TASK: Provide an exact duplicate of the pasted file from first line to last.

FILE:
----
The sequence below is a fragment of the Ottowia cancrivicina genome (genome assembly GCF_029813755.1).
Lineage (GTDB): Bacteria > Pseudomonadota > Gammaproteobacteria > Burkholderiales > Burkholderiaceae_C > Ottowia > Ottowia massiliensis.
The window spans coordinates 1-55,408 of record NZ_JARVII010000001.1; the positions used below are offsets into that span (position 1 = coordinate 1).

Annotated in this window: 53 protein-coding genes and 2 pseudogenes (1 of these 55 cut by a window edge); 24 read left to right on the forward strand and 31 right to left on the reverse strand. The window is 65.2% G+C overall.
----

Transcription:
The sequence below is a fragment of the Ottowia cancrivicina genome (genome assembly GCF_029813755.1).
Lineage (GTDB): Bacteria > Pseudomonadota > Gammaproteobacteria > Burkholderiales > Burkholderiaceae_C > Ottowia > Ottowia massiliensis.
The window spans coordinates 1-55,408 of record NZ_JARVII010000001.1; the positions used below are offsets into that span (position 1 = coordinate 1).

Annotated in this window: 53 protein-coding genes and 2 pseudogenes (1 of these 55 cut by a window edge); 24 read left to right on the forward strand and 31 right to left on the reverse strand. The window is 65.2% G+C overall.